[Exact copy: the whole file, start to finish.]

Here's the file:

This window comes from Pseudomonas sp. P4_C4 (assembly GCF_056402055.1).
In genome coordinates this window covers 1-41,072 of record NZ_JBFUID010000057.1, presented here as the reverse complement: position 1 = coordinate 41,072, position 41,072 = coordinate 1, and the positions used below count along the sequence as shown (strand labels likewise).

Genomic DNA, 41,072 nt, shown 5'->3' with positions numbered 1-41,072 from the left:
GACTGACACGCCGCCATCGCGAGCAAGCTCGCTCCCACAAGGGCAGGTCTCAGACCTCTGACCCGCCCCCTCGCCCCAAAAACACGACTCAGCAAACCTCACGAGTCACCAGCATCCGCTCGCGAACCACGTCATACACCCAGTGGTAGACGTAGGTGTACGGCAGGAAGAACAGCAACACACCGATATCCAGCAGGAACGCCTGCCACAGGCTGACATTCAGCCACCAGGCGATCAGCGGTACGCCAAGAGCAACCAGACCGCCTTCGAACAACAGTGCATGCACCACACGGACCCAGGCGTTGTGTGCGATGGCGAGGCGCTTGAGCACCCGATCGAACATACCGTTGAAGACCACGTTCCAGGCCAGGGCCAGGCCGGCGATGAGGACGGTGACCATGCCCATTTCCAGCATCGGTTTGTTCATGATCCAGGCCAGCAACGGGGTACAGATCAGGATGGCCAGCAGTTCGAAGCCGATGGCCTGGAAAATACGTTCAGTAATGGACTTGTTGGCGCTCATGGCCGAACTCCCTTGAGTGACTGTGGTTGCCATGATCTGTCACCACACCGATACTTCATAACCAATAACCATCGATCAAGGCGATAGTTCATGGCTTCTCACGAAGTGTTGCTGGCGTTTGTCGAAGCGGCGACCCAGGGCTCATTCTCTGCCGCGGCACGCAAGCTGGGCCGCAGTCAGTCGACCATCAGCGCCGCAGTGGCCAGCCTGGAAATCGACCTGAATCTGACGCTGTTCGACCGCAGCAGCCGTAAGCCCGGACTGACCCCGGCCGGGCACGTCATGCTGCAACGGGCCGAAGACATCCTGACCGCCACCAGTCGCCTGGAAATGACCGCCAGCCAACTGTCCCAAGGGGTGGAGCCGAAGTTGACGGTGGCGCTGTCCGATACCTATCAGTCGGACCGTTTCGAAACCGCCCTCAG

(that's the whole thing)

This window comes from Pseudomonas sp. P4_C4 (assembly GCF_056402055.1).
In genome coordinates this window covers 1-41,072 of record NZ_JBFUID010000057.1, presented here as the reverse complement: position 1 = coordinate 41,072, position 41,072 = coordinate 1, and the positions used below count along the sequence as shown (strand labels likewise).

Genomic DNA, 41,072 nt, shown 5'->3' with positions numbered 1-41,072 from the left:
GACTGACACGCCGCCATCGCGAGCAAGCTCGCTCCCACAAGGGCAGGTCTCAGACCTCTGACCCGCCCCCTCGCCCCAAAAACACGACTCAGCAAACCTCACGAGTCACCAGCATCCGCTCGCGAACCACGTCATACACCCAGTGGTAGACGTAGGTGTACGGCAGGAAGAACAGCAACACACCGATATCCAGCAGGAACGCCTGCCACAGGCTGACATTCAGCCACCAGGCGATCAGCGGTACGCCAAGAGCAACCAGACCGCCTTCGAACAACAGTGCATGCACCACACGGACCCAGGCGTTGTGTGCGATGGCGAGGCGCTTGAGCACCCGATCGAACATACCGTTGAAGACCACGTTCCAGGCCAGGGCCAGGCCGGCGATGAGGACGGTGACCATGCCCATTTCCAGCATCGGTTTGTTCATGATCCAGGCCAGCAACGGGGTACAGATCAGGATGGCCAGCAGTTCGAAGCCGATGGCCTGGAAAATACGTTCAGTAATGGACTTGTTGGCGCTCATGGCCGAACTCCCTTGAGTGACTGTGGTTGCCATGATCTGTCACCACACCGATACTTCATAACCAATAACCATCGATCAAGGCGATAGTTCATGGCTTCTCACGAAGTGTTGCTGGCGTTTGTCGAAGCGGCGACCCAGGGCTCATTCTCTGCCGCGGCACGCAAGCTGGGCCGCAGTCAGTCGACCATCAGCGCCGCAGTGGCCAGCCTGGAAATCGACCTGAATCTGACGCTGTTCGACCGCAGCAGCCGTAAGCCCGGACTGACCCCGGCCGGGCACGTCATGCTGCAACGGGCCGAAGACATCCTGACCGCCACCAGTCGCCTGGAAATGACCGCCAGCCAACTGTCCCAAGGGGTGGAGCCGAAGTTGACGGTGGCGCTGTCCGATACCTATCAGTCGGACCGTTTCGAAACCGCCCTCAG